We specifically beseeched H.H. Dorje Chang Buddha III to impart Dharma regarding this. His Holiness the Buddha said, “What demon-detecting mirror! That is worthless! That has nothing to do with anyone’s accomplishment. That is only symbolic and does not mean anything. What is important is to learn from Buddha and cultivate yourself!”

      We remembered the teachings of H.H. Dorje Chang Buddha III. The most important thing is to learn from Buddha and cultivate ourselves. Who cares if it is a demon-detecting mirror or not! It will not enable anyone to attain accomplishment. The significance of uncovering a terma with direct verification is not about the demon-detecting mirror, but about the fact that the Yuzun was able to correctly raise the sign to openly announce where the holy object was located among all ten identical mercury mirrors. With the eyes of an ordinary person, we saw that all these mirrors looked exactly the same. Even though the terma was hidden, it had no way to hide from the Yuzun’s realization power.

      Raising the sign to announce the location of the terma is no small feat. Just imagine, if it were another great Dharma king, or if it were you or me, would we dare make such an announcement? Would we dare take a blind guess? It has to be revealed in front of the congregation for the truth to be verified! This cannot be done by speaking falsehoods, giving a discourse, or bluffing! If what was uncovered was not the holy object, how would you face the public? You would be completely ruined from then on! Therefore, the difference between a Tremendously Great Holy Guru and a holy virtuous person can be seen the moment the sign is raised and the truth is revealed with definitive result. Even for holy people who possess the supernormal power to see through walls, rocks and mountains, they would only see that all the mirrors looked alike. They would not be able to distinguish which one was the demon-detecting mirror. How could an ordinary person possibly possess any realization power that is remotely comparable to that used in uncovering a terma with direct verification?

      After the Dharma was performed, the making of the extremely rare Greatly Precious Pills was also completed. These Greatly Precious Pills blessed by Buddhas are required for performing the Dharma of Uncovering Terma with Direct Verification. Everyone in the congregation was very moved, and they were determined to do their best to make offerings to the Yuzun who is a Great Mahasattva. The Yuzun, however, did not say a word or accept any offerings. She left without a trace. What remained was the sigh of Buddhist disciples: “There are so many people with the titles of great Dharma king, great Dharma master, holy person or great Bodhisattva. Some of them are so famous. They have written so many books and given so many empty discourses. Yet they have no realization power, and in whatever they do, all they want is to accept offerings. Not only do they not have true Buddha Dharma, they have not even seen it performed! Which one of those famous figures has ever manifested the same kind of Dharma realization power as the Yuzun? Can they perform the Dharma to uncover a terma with direct verification for those living beings who are so eager to seek Buddha Dharma to see? Can they do that to verify the lineages they hold are that of true Buddha Dharma? You cannot find even one of them who is authentic! This is something for everyone to give some serious thought!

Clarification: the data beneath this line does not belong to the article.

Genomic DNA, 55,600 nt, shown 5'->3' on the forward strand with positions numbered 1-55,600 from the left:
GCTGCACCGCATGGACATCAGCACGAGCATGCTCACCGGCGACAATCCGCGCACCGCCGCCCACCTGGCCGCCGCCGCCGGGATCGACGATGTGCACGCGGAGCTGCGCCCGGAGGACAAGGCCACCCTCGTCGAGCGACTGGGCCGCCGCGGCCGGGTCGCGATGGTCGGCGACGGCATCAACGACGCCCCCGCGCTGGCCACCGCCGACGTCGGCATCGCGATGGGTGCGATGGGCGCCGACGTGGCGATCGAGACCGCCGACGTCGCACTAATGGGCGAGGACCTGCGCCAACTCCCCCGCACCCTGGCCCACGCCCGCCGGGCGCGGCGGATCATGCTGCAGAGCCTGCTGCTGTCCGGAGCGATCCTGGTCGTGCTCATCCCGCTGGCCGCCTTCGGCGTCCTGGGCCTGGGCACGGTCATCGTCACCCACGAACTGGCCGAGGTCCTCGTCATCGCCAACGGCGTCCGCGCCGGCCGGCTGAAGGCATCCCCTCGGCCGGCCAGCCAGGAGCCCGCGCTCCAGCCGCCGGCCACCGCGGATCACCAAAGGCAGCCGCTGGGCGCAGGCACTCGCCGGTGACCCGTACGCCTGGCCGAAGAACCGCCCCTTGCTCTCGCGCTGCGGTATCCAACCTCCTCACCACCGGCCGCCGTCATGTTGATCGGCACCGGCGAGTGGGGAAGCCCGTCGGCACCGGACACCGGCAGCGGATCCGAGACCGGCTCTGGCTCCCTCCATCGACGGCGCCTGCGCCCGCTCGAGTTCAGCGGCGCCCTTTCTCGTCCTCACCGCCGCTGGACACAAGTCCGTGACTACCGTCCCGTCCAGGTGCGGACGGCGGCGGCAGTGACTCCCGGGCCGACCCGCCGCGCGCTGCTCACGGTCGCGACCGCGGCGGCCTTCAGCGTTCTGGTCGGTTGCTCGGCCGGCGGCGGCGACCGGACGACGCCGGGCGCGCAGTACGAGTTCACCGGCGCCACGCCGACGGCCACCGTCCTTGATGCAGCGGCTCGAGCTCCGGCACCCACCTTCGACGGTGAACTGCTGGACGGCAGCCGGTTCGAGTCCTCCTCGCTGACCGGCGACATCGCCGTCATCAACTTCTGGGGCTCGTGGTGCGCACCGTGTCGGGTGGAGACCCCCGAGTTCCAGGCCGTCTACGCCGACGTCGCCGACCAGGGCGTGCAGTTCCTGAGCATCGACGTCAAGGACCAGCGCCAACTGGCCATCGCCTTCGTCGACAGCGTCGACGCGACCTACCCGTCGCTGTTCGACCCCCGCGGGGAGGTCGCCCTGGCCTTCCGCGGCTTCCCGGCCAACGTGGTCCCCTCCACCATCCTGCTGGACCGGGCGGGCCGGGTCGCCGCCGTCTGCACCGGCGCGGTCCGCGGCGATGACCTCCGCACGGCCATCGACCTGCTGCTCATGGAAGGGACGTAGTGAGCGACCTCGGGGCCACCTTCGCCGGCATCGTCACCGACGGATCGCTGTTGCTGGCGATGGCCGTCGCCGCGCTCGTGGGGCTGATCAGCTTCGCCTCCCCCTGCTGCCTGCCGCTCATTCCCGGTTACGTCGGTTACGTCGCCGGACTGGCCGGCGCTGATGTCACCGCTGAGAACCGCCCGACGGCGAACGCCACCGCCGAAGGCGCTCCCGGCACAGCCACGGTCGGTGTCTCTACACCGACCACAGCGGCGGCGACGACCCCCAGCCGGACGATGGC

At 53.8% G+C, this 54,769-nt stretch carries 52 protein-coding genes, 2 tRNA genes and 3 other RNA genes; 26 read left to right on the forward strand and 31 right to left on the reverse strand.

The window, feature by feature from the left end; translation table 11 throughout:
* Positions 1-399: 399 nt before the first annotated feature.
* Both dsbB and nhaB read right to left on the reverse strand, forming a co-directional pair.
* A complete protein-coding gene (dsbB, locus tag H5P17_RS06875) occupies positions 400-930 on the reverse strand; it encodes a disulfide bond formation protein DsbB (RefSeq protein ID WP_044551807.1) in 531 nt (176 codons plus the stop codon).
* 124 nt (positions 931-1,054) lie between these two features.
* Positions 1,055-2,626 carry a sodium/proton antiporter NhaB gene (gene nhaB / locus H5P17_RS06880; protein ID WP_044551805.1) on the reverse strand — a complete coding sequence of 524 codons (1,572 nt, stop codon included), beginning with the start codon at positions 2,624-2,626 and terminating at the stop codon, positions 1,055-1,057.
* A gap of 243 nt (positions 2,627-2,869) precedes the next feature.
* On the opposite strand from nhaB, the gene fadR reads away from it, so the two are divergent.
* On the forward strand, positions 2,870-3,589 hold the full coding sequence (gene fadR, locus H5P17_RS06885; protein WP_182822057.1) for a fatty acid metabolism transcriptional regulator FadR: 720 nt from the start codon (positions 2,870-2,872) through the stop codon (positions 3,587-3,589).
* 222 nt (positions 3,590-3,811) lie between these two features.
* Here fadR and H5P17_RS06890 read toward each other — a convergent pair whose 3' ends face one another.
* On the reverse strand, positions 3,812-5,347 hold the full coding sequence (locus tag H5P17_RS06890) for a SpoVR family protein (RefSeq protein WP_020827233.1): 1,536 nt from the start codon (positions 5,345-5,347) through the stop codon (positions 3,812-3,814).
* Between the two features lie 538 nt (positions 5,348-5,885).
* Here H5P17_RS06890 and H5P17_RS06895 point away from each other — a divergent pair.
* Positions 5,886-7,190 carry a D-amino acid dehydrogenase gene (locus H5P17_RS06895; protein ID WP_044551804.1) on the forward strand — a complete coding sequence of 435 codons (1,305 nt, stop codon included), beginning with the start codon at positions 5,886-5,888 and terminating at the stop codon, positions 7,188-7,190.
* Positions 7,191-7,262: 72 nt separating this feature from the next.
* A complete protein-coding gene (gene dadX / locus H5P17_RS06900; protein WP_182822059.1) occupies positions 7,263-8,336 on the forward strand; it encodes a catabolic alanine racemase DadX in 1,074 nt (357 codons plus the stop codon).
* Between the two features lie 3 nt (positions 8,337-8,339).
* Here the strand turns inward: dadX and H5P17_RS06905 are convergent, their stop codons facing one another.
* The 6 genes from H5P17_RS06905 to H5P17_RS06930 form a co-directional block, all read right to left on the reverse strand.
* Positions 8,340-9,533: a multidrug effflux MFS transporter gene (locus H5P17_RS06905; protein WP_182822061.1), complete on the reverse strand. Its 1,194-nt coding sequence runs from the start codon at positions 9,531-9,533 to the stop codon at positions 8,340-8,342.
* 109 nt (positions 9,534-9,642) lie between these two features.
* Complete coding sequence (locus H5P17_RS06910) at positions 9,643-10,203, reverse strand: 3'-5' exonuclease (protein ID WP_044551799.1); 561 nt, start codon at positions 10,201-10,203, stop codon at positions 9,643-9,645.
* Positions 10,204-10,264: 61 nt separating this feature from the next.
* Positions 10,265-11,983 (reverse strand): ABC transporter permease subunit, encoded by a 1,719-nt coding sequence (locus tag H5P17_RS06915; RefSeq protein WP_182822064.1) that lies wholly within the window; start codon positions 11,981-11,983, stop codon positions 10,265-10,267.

Wangzha Shangzun Manifested Vajra Power by Lifting a 1,000-Jin Hall-Blocking Vajra Scepter at the Holy Miracles Temple PDF

Wangzha Shangzun Manifested Vajra Power by Lifting a 1,000-Jin Hall-Blocking Vajra Scepter at the Holy Miracles Temple

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發表於 H.H. DORJE CHANG BUDDHA III

THE DHARMA OF CULTIVATION TRANSMITTED BY H.H. DORJE CHANG BUDDHA III

THE DHARMA OF CULTIVATION TRANSMITTED BY H.H. DORJE CHANG BUDDHA III

Dorje Chang Buddha II

An oral discourse on the dharma given by His Holiness Dorje Chang Buddha III Wan Ko Yeshe Norbu Holiest Tathagata to rinpoches and other disciples:

WHAT IS CULTIVATION?

    Today you, who are a rinpoche, respectfully requested a discourse on the dharma relating to the question “What is cultivation?” This is a very fundamental lesson; indeed, the first lesson. Nonetheless, this is an important matter that many cultivators, including those who have practiced cultivation over many years, do not understand and are confused about. It is difficult to incarnate as a human being. It is even more difficult to incarnate as a human being with the opportunity to encounter the true Buddha-dharma. Thus, today I will enlighten everyone on dharma relating to the question “What is cultivation?”

    The essence of learning Buddhism lies with carrying out what we learn in our cultivation. We use good and bad causes and conditions as objects of cognition. Therefore, we must first understand what cultivation is. Cultivation is cultivating the increase of good karma and cultivating the avoidance of bad karma. It is increasing good karmic conditions, planting good causes, and reaping good effects. It is avoiding the increase of bad karmic conditions, not planting bad causes, and avoiding the reaping of bad effects. But the term cultivation has a rather broad meaning. We must first understand what cultivation is.